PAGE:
The Dirty Dozen #4: BNP Paribas

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While BNP Paribas, the leading French bank, the only foreign bank active in Iran, the nature of its activities in that country is sufficiently important to merit investor attention.  In total, the company is involved in financing projects in that country valued at more than $2 billion. 

In July 2002, BNP Paribas, along with Germany’s Commerzbank AG, led Iran’s first sovereign Eurobond offering since the state’s 1979 revolution.  Originally scheduled for Euro 500 million, high demand for the instruments led BNP Paribas to increase the offering to a total of Euro 625 million.  In December 2002, a second offering of Euro 375 million, also led by BNP Paribas and Commerzbank, brought the total raised on behalf of the Iranian government to over Euro 1 billion.1

The company also is involved in the financing of projects and export facilities in Iran including an aromatics plant and a number of energy and infrastructure-related deals.  In total, the company is involved in credit lines totaling more than $1 billion to increase Iranian trade and development.2

Public pension systems, university endowments and individual investors should divest BNP Paribas stock for three reasons:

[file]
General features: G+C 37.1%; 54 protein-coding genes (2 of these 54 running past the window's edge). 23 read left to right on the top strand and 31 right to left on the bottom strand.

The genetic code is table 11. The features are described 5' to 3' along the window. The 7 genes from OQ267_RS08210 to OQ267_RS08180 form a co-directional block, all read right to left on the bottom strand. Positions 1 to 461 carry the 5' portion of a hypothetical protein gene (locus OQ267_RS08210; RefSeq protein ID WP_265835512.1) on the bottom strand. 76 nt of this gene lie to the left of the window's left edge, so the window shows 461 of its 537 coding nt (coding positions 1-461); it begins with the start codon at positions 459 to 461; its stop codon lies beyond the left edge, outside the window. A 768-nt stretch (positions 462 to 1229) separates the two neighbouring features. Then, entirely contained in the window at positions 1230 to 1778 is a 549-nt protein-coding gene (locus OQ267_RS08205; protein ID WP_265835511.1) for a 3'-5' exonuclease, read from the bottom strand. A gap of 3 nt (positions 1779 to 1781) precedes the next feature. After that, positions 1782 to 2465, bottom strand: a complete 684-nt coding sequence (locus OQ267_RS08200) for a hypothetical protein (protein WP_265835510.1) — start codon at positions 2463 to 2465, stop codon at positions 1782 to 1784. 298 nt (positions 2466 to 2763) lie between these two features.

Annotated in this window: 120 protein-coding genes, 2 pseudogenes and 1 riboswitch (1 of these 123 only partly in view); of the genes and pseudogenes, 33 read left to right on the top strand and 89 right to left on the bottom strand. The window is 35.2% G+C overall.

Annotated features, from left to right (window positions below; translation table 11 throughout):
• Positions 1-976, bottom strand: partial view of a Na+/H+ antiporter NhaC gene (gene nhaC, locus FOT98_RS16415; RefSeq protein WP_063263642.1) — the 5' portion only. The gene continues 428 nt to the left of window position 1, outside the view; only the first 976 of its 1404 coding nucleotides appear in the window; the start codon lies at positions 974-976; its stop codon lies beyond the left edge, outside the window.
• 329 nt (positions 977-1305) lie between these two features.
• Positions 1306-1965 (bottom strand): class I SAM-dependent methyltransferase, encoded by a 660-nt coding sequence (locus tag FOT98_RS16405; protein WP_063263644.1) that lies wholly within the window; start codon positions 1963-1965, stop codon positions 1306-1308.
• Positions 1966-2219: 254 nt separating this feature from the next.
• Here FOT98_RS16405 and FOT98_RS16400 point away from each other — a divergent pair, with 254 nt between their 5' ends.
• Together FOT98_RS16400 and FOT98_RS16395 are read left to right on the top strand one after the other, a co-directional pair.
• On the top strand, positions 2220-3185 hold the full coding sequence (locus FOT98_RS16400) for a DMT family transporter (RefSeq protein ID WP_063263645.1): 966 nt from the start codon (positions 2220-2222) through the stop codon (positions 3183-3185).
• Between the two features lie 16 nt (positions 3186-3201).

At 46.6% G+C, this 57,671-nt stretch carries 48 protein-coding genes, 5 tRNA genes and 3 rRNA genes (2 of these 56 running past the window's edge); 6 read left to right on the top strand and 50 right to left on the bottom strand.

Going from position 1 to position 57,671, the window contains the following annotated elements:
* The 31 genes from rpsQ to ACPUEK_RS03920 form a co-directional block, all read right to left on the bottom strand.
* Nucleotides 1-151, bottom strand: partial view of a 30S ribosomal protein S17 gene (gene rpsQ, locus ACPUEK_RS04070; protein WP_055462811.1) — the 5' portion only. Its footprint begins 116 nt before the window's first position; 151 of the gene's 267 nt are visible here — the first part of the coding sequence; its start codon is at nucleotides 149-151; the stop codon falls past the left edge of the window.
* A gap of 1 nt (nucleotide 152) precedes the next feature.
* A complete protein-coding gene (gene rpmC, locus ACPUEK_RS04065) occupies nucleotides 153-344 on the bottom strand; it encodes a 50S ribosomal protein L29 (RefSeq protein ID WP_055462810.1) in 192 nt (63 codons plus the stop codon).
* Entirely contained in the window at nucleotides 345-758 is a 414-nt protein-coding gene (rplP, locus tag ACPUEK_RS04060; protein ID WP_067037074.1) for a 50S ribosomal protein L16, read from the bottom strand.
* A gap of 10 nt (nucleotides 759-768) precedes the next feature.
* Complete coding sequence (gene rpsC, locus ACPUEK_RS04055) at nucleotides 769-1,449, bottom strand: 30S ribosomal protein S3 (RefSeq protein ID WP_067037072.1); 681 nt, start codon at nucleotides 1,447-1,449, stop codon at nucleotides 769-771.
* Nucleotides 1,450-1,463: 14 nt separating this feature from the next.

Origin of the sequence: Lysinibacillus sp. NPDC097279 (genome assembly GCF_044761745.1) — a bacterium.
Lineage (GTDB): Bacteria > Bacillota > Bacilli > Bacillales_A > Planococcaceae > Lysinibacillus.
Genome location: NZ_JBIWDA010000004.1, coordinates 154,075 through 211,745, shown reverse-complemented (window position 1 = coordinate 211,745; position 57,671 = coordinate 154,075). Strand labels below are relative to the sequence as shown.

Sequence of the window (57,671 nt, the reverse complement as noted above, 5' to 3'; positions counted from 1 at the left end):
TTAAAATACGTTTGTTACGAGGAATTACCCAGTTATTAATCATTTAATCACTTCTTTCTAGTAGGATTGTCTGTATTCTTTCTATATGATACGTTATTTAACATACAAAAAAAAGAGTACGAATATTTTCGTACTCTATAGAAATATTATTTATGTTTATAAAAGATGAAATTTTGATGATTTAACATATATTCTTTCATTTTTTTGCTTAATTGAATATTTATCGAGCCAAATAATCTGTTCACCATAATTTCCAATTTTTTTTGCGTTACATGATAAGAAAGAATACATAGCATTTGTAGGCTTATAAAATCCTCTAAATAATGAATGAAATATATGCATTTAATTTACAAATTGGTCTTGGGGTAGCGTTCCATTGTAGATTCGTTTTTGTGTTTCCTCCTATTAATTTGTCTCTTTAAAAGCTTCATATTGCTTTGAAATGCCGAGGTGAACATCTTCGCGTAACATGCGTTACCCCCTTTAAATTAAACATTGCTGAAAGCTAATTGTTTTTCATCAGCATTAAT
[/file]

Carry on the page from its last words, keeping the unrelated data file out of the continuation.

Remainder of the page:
• Hard Currency: At the same time the U.S. is seeking to deny Iran funding for its sponsorship of terrorism and weapons of mass destruction programs, BNP Paribas, along with Commerzbank, raised well over $1 billion on behalf of the Iranian government.  While U.S. investors cannot legally hold Iranian debt, these offerings allow global investors to provide unrestricted cash resources directly to Tehran.  Put simply, there are now millions of investors worldwide that are directly underwriting the odious Iranian regime. 
  • The Role of Finance: Banks play a vital role in the economies of terrorist-sponsoring states by underwriting projects that create substantial revenues for the government.  Without leading banks such as BNP Paribas, the governments of Iran, Libya and other terrorist-sponsoring states would find it more difficult to stimulate the type of development and project financing required to enjoy continued economic growth.
  • Moral and Political Cover:  When leading global companies such as BNP Paribas partner with terrorist-sponsoring states, it sends a clear message to these governments: Sponsoring terrorism is not a concern as long as there are corporate profits to be made.  This message undermines U.S. sanctions and international diplomatic efforts.

BNP Paribas was also probed in 2004 by Britain’s MI6 and MI5 intelligence agencies for allegedly misusing funds and transactions related to the UN’s Iraq Oil-for-Food program.3 At a November 2004 hearing in the House International Relations Committee, at least three instances were revealed where BNP Paribas reassigned letters of credit from U.N.-approved relief sponsors to illegal third parties.4

 

1. MEED, 12/20/02.

2. Company Website, 10/02; Financial Times, 1/29/02; and Asia Pulse, 3/01.

3. Winnett, Robert and Mark Hollingsworth. "MI6 Probes French links to Iraq scam." The Sunday Times, August 1, 2004.  4. Rosett, Claudia. "Rohrabacher to Probe Role of French Bank." The New York Sun, April 27, 2005.

Center for Security Policy

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